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On a day when the Dow Jones Industrial Average (INDEX: ^DJI ) surged 260 points as the European debt drama continues to unfold, significantly larger moves happened in the health-care sector. Friday's big headline: A pair of biotech companies got crushed after receiving a complete response letter (CRL) from the FDA.
The biggest mover was Alimera Sciences (Nasdaq: ALIM ) . Shares collapsed 73% as the company's flagship drug candidate, Iluvien, was rejected by the FDA. pSivida (Nasdaq: PSDV ) , which licensed the technology to Alimera, lost nearly 50% of its value.
This is the second CRL Iluvien has received, although analysts had expected a better result on its second go-around. The FDA isn't convinced that the benefits of the treatment for diabetic macular edema outweigh the risks and is requiring two additional trials. Alimera doesn't have the money to run those tests, which would probably result in additional debt, dilution, or both. A buyout could be possible, but it's a stretch to think other drugmakers are licking their chops over a twice-rejected treatment. So investors shouldn't count on Pfizer (NYSE: PFE ) , which is working with pSivida on its own eye implant, to ride in on a white horse.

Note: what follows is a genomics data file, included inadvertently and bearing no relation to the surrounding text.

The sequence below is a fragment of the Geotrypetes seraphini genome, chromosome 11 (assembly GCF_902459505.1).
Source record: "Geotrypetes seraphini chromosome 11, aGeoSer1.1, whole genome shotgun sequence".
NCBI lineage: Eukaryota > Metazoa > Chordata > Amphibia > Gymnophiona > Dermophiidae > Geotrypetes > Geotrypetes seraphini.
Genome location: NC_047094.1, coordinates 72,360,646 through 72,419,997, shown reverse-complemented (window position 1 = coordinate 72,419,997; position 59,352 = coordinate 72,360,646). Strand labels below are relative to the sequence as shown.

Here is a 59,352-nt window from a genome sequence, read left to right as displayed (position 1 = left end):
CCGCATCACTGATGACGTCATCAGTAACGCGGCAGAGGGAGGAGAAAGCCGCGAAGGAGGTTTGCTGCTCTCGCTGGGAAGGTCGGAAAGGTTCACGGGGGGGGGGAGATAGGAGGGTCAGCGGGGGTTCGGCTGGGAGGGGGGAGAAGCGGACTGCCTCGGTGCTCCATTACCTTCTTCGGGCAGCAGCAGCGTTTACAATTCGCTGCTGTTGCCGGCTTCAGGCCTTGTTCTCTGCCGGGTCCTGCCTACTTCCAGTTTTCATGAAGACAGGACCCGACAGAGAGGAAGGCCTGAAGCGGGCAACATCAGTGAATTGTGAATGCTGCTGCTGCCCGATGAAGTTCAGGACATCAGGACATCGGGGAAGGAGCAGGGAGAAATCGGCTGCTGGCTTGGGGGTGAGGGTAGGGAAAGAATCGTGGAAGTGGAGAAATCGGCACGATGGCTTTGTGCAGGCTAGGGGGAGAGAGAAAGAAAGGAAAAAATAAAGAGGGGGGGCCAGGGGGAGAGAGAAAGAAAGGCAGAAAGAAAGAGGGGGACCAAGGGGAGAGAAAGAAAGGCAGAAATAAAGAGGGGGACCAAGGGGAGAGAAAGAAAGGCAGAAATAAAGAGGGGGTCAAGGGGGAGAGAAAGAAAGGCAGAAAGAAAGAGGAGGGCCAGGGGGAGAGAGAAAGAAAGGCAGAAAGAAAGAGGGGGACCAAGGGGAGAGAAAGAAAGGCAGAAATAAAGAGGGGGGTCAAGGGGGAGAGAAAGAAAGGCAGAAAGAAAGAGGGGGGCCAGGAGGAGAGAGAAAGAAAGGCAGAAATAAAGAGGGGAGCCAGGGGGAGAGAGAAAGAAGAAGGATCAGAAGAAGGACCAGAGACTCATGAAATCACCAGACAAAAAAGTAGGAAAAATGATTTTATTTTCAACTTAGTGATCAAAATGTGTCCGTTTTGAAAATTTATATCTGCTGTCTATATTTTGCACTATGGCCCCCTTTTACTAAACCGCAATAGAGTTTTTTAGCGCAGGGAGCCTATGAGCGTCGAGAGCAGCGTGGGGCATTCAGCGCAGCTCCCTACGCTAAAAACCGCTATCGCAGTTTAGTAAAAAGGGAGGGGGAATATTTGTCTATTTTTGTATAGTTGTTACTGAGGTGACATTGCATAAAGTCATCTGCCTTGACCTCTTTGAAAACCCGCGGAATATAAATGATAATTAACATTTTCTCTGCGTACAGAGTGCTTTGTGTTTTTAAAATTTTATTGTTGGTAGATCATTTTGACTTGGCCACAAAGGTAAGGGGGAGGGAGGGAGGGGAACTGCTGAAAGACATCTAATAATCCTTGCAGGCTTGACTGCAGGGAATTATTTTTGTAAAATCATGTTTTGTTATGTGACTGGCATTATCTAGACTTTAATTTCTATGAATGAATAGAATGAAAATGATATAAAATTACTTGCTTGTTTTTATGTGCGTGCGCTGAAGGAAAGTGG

Alimera's next move is to meet with the FDA. That won't get Iluvien a green light, but it could illuminate a path toward approval.
Meanwhile, MannKind (Nasdaq: MNKD ) , following its Afrezza rejection and running low on resources, met with the FDA and received the agency's blessing to start on two trials. Investors sent shares up 33% on the news.
Or look at the trio of obesity-drug makers -- VIVUS, Orexigen Therapeutics (Nasdaq: OREX ) , and Arena Pharmaceuticals (Nasdaq: ARNA ) -- which were all being bullied over similar risk/reward issues. Of the three, Orexigen is the best analog. The FDA was concerned about the cardiovascular effects of its weight-loss drug Contrave, so Orexigen was tasked with running an unmanageable 100,000-patient trial to determine its risk. However, the company successfully argued that figure down to a 10,000-patient trial, which will finish in 2014. Of course, that means two additional years Contrave can't be sold. So even if Alimera is as successful as MannKind and Orexigen, it still will have to spend capital running some sort of trial and won't have any revenue coming in.
Any way you cut it, Alimera investors have a tough road ahead.
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